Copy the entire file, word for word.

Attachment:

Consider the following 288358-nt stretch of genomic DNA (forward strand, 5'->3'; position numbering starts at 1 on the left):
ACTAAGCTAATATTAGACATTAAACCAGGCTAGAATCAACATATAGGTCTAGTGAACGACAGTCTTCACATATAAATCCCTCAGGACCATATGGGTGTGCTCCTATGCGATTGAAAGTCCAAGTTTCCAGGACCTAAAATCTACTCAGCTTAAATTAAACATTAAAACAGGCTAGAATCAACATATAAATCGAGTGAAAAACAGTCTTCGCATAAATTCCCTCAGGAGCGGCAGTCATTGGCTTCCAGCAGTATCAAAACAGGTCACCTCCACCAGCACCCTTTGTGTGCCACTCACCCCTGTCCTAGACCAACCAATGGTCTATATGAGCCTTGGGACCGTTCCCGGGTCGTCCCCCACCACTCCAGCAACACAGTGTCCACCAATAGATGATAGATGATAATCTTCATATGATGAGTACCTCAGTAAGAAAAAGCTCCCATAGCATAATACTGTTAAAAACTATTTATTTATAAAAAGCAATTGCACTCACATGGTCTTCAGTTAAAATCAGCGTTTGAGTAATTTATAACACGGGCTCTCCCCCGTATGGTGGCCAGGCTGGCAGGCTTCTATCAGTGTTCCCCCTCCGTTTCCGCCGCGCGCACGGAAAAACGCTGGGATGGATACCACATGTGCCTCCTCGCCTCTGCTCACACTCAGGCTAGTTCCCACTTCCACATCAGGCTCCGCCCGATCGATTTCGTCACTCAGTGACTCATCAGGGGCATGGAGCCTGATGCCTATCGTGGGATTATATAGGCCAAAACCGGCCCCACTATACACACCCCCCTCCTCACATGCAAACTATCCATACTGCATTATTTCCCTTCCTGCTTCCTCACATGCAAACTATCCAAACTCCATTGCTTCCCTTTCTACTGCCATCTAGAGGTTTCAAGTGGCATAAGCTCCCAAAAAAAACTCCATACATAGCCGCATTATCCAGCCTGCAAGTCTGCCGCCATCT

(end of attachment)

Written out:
Consider the following 288358-nt stretch of genomic DNA (forward strand, 5'->3'; position numbering starts at 1 on the left):
ACTAAGCTAATATTAGACATTAAACCAGGCTAGAATCAACATATAGGTCTAGTGAACGACAGTCTTCACATATAAATCCCTCAGGACCATATGGGTGTGCTCCTATGCGATTGAAAGTCCAAGTTTCCAGGACCTAAAATCTACTCAGCTTAAATTAAACATTAAAACAGGCTAGAATCAACATATAAATCGAGTGAAAAACAGTCTTCGCATAAATTCCCTCAGGAGCGGCAGTCATTGGCTTCCAGCAGTATCAAAACAGGTCACCTCCACCAGCACCCTTTGTGTGCCACTCACCCCTGTCCTAGACCAACCAATGGTCTATATGAGCCTTGGGACCGTTCCCGGGTCGTCCCCCACCACTCCAGCAACACAGTGTCCACCAATAGATGATAGATGATAATCTTCATATGATGAGTACCTCAGTAAGAAAAAGCTCCCATAGCATAATACTGTTAAAAACTATTTATTTATAAAAAGCAATTGCACTCACATGGTCTTCAGTTAAAATCAGCGTTTGAGTAATTTATAACACGGGCTCTCCCCCGTATGGTGGCCAGGCTGGCAGGCTTCTATCAGTGTTCCCCCTCCGTTTCCGCCGCGCGCACGGAAAAACGCTGGGATGGATACCACATGTGCCTCCTCGCCTCTGCTCACACTCAGGCTAGTTCCCACTTCCACATCAGGCTCCGCCCGATCGATTTCGTCACTCAGTGACTCATCAGGGGCATGGAGCCTGATGCCTATCGTGGGATTATATAGGCCAAAACCGGCCCCACTATACACACCCCCCTCCTCACATGCAAACTATCCATACTGCATTATTTCCCTTCCTGCTTCCTCACATGCAAACTATCCAAACTCCATTGCTTCCCTTTCTACTGCCATCTAGAGGTTTCAAGTGGCATAAGCTCCCAAAAAAAACTCCATACATAGCCGCATTATCCAGCCTGCAAGTCTGCCGCCATCT